KEY CONCEPTS Viewed the client as an open system consisting of a basic structure or central core of energy resources which represent concentric circles Each concentric circle or layer is made up of the five variable areas which are considered and occur simultaneously in each client concentric circles. These are:1. Physiological - refers of bodily structure and function.2. Psychological - refers to mental processes, functioning and emotions.3. Sociocultural - refers to relationships; and social/cultural functions and activities.4. Spiritual - refers to the influence of spiritual beliefs.5. Developmental - refers to life’s developmental processes.
Basic Structure Energy Resources-This is otherwise known as the central core, which is made up of the basic survival factors common to all organisms. These include the following:1. Normal temperature range – body temperature regulation ability2. Genetic structure – Hair color and bodily features3. Response pattern – functioning of body systems homeostatically4. Organ strength or weakness5. Ego structure6. Knowns or commonalities – value system The persons system is an open system - dynamic and constantly changing and evolving Stability, or homeostasis, occurs when the amount of energy that is available exceeds that being used by the system. A homeostatic body system is constantly in a dynamic process of input, output, feedback, and compensation, which leads to a state of balance
Central core of energy resources surrounded by two concentric boundaries or rings referred to as lines of resistance. Lines of Resistance The last boundary that protects the basic structure or it represents the internal factors that help client defend against s stressor Protect the basic structure and become activated when environmental stressors invade the normal line of defense. An example is that when a certain bacteria enters our system, there is an increase in leukocyte count to combat infection. If the lines of resistance are effective, the system can reconstitute and if the lines of resistance are not effective, the resulting energy loss can result in death. Outside the lines of resistance are two lines of defense:
1. Normal Line of Defense Represents client’s usual wellness level. Can change over time in response to coping or responding to the environment, which includes intelligence, attitudes, problem solving and coping abilities. Example is skin which is constantly smooth and fair will eventually form callous over times.2. Flexible Lines of Defense Is the outer boundary to the normal line of defense, the line of resistance, and the core structure. Keeps the system free from stressors and is dependent on the amount of sleep, nutritional status, as well as the quality and quantity of stress an individual experiences. If the flexible line of defense fails to provide adequate protection to the normal line of defense, the lines of resistance become activated.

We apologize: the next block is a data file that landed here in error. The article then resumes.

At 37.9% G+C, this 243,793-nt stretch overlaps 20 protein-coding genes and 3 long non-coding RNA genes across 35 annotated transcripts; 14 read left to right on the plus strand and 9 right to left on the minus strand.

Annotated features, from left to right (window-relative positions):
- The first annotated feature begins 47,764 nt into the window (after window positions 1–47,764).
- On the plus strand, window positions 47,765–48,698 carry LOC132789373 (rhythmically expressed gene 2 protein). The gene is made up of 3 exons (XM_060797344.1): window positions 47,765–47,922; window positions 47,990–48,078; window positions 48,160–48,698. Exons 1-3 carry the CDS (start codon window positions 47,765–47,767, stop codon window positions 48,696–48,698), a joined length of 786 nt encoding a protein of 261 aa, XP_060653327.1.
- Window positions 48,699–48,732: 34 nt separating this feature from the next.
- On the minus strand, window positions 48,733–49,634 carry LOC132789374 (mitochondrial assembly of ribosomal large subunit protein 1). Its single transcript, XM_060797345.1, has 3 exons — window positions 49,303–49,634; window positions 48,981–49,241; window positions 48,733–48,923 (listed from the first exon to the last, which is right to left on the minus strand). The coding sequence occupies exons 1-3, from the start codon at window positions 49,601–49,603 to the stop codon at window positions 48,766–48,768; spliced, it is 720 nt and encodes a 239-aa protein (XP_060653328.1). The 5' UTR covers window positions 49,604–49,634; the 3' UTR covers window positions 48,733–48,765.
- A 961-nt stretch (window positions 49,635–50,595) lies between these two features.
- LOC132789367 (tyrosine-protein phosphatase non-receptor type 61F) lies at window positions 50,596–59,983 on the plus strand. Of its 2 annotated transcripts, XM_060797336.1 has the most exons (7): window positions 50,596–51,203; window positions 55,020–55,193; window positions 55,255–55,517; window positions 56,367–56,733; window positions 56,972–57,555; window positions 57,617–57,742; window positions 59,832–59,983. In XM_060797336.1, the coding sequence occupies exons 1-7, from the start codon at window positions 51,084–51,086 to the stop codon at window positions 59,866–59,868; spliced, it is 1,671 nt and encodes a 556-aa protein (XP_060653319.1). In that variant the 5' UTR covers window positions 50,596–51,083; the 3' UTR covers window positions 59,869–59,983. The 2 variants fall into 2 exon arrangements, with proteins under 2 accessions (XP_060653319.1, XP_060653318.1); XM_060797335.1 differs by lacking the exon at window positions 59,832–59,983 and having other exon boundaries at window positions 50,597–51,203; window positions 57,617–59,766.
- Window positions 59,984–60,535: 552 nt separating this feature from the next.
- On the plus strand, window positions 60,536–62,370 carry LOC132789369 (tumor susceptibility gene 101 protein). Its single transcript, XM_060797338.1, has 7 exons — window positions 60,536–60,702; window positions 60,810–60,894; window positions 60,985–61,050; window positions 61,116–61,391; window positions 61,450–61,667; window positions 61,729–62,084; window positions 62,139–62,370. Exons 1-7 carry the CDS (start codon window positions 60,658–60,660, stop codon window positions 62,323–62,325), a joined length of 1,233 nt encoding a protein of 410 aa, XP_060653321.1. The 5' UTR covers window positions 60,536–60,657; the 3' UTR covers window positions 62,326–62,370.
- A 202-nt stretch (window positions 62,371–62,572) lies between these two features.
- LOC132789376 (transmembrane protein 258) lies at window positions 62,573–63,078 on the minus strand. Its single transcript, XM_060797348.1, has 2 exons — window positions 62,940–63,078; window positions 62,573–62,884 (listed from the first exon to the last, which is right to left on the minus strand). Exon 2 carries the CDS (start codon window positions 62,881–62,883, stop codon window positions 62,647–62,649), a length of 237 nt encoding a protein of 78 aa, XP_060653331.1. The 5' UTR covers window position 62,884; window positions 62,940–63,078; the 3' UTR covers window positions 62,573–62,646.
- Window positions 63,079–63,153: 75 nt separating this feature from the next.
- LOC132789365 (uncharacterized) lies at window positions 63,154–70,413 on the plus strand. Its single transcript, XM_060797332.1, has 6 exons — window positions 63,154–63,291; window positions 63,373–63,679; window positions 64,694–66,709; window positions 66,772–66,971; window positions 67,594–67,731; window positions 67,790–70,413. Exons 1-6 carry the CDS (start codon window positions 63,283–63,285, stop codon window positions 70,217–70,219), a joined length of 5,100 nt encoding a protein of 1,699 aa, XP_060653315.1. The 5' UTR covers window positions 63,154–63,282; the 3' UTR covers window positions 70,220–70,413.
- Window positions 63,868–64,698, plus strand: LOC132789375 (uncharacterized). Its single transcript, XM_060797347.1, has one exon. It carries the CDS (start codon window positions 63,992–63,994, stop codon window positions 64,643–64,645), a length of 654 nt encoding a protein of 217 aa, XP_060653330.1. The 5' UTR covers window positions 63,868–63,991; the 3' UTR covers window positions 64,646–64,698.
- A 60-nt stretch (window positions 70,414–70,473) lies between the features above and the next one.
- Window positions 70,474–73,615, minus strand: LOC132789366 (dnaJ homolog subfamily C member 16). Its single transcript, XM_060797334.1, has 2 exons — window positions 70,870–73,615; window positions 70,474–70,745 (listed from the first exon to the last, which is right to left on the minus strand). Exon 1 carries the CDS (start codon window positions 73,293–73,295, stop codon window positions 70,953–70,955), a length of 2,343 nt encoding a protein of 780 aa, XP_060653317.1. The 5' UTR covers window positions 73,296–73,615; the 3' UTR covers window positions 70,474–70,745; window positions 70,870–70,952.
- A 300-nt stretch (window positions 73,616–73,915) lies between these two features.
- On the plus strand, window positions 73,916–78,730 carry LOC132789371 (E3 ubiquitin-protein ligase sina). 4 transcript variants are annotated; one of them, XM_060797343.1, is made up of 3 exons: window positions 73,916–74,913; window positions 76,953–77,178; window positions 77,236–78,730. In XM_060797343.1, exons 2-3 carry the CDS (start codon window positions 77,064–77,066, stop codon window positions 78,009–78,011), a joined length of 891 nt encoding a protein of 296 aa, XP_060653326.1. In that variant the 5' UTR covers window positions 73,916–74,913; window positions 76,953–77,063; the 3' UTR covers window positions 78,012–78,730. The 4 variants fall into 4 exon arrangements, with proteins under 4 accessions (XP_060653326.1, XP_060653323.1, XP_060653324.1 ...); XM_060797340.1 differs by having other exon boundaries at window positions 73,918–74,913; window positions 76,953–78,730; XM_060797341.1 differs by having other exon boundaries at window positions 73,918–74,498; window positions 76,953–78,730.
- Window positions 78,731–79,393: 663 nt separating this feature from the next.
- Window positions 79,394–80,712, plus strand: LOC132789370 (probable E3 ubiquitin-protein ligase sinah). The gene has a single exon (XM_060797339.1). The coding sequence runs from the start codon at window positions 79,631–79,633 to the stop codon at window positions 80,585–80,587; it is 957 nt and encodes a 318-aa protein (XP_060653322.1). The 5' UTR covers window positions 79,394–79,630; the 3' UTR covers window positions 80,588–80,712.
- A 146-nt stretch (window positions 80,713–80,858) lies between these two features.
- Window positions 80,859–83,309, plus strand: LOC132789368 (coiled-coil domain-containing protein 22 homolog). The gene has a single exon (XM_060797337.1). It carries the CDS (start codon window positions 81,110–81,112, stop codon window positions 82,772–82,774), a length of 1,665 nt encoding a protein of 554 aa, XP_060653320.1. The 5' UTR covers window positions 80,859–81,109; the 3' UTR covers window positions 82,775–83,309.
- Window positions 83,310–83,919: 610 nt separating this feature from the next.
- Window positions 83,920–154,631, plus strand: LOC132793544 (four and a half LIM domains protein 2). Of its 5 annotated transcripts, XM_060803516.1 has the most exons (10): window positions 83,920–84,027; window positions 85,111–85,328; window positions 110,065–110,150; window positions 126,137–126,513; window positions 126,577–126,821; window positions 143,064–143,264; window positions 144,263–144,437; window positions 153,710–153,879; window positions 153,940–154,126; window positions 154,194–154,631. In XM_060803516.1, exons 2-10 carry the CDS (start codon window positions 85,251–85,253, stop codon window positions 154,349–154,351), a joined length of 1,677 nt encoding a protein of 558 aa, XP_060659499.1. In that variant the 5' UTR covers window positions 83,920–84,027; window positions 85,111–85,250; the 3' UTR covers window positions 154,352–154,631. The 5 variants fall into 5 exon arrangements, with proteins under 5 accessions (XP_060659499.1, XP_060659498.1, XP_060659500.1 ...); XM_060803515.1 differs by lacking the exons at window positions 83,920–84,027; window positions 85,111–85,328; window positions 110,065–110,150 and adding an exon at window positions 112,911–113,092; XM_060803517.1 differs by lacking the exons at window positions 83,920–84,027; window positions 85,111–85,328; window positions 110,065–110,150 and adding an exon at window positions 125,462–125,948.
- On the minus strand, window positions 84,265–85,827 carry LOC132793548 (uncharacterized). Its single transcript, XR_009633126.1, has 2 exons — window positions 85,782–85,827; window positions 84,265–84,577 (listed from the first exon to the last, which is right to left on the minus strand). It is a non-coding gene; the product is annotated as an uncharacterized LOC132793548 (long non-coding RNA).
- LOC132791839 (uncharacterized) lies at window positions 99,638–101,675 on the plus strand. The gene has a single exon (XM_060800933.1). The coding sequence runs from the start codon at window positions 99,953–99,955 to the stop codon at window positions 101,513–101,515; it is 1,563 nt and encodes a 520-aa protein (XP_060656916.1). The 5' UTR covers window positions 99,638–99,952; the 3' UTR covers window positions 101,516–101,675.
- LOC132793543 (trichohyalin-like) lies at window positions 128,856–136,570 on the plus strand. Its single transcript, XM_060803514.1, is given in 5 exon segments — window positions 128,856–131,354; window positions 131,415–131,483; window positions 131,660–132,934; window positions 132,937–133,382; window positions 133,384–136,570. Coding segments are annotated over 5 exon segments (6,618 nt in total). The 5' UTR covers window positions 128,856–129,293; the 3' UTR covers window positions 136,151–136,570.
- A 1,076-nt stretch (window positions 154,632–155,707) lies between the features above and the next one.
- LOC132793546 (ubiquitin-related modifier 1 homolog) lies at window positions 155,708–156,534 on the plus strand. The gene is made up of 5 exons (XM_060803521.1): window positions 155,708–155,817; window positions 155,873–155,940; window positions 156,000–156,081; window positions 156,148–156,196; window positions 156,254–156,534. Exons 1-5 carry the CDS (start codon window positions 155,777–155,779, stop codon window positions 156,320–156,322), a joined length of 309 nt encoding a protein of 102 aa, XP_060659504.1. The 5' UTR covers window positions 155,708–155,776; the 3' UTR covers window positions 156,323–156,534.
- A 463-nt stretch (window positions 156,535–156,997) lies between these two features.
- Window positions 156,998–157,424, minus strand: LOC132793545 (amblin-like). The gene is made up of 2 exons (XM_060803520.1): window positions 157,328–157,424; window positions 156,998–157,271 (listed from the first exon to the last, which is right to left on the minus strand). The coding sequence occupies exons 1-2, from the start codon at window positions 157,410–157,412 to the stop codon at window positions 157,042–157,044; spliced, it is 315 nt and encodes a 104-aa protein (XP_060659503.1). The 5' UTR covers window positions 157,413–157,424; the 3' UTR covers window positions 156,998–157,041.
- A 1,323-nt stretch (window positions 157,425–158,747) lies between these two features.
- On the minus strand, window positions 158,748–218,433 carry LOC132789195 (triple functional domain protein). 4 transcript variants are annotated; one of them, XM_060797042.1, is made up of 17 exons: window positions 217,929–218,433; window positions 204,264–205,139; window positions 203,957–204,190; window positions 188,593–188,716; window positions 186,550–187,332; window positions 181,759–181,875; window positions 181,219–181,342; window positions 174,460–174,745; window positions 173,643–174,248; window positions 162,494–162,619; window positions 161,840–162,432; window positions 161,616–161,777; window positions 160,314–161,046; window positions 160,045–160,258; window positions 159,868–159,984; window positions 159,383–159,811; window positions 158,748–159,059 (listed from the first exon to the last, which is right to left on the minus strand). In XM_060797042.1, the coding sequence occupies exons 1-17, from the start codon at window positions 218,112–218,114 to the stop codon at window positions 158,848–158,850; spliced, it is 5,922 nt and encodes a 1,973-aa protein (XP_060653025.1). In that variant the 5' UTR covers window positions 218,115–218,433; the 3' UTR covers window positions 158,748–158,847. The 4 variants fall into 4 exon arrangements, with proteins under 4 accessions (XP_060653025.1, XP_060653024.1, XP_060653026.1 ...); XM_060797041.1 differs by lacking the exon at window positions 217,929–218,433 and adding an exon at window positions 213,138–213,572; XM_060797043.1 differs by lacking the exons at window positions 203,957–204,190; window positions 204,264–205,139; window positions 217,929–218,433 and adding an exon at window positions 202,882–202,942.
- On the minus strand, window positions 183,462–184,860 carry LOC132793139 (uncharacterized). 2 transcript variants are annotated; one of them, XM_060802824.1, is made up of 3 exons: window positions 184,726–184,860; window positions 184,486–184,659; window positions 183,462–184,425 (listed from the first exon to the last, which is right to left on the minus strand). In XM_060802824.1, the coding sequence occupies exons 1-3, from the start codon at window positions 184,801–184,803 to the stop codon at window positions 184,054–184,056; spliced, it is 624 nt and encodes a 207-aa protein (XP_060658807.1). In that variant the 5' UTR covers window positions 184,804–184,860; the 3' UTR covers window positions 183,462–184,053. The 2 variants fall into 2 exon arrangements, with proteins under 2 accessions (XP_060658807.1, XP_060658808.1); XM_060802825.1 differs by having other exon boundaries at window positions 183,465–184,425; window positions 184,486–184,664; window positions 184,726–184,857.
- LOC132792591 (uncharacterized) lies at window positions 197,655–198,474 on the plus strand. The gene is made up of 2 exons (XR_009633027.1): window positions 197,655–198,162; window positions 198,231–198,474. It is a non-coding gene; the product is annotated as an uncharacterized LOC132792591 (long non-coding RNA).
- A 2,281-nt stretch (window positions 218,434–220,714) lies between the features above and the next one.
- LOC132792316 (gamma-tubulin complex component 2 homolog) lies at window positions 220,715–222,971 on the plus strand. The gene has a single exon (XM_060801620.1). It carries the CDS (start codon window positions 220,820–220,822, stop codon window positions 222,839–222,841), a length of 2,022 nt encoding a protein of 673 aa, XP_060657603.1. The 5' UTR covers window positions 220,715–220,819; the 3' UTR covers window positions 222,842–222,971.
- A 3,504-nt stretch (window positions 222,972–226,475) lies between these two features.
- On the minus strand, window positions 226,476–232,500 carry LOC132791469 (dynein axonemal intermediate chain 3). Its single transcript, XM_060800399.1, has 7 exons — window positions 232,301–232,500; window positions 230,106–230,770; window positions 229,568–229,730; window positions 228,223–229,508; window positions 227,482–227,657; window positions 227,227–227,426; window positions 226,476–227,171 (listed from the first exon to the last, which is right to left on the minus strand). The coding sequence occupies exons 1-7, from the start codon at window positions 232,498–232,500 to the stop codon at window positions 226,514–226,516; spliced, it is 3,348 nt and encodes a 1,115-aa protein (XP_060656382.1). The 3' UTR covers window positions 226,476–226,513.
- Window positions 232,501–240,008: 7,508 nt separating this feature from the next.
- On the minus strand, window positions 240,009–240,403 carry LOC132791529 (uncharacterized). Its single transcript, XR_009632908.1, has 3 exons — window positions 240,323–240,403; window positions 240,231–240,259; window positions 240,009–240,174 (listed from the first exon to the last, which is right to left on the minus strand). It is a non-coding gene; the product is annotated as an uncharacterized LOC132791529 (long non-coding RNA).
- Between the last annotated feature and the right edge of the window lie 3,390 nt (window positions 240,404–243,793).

Neuman categorizes Stressors as: Stressors Are capable of producing either a positive or negative effect on the client system. Is any environmental force which can potentially affect the stability of the system:1. Intrapersonal - occur within person, example is infection, thoughts and feelings2. Interpersonal - occur between individuals, e.g. role expectations3. Extrapersonal - occur outside the individual, e.g. job or finance concerns A person’s reaction to stressors depends on the strength of the lines of defense. When the lines of defense fails, the resulting reaction depends on the strength of the lines of resistance. As part of the reaction, a person’s system can adapt to a stressor, an effect known as reconstitution.
Reconstitution Is the increase in energy that occurs in relation to the degree of reaction to the stressor which starts after initiation of treatment for invasion of stressors. May expand the normal line of defense beyond its previous level, stabilize the system at a lower level, or return it to the level that existed before the illness. Nursing interventions focus on retaining or maintaining system stability. By means of primary, secondary and tertiary interventions, the person (or the nurse) attempts to restore or maintain the stability of the system.
Prevention Is the primary nursing intervention. Focuses on keeping stressors and the stress response from having a detrimental effect on the body.1. Primary prevention -focuses on protecting the normal line of defense and strengthening the flexible line of defense. This occur before the system reacts to a stressor and strengthens the person (primarily the flexible line of defense) to enable him to better deal with stressors and also manipulates the environment to reduce or weaken stressors. Includes health promotion and maintenance of wellness.2. Secondary prevention- focuses on strengthening internal lines of resistance, reducing the reaction of the stressor and increasing resistance factors in order to prevent damage to the central core. This occurs after the system reacts to a stressor. This includes appropriate treatment of symptoms to attain optimal client system stability and energy conservation.3. Tertiary prevention -focuses on readaptation and stability, and protects reconstitution or return to wellness after treatment. This occurs after the system has been treated through secondary prevention strategies. Tertiary prevention offers support to the client and attempts to add energy to the system or reduce energy needed in order to facilitate reconstitution.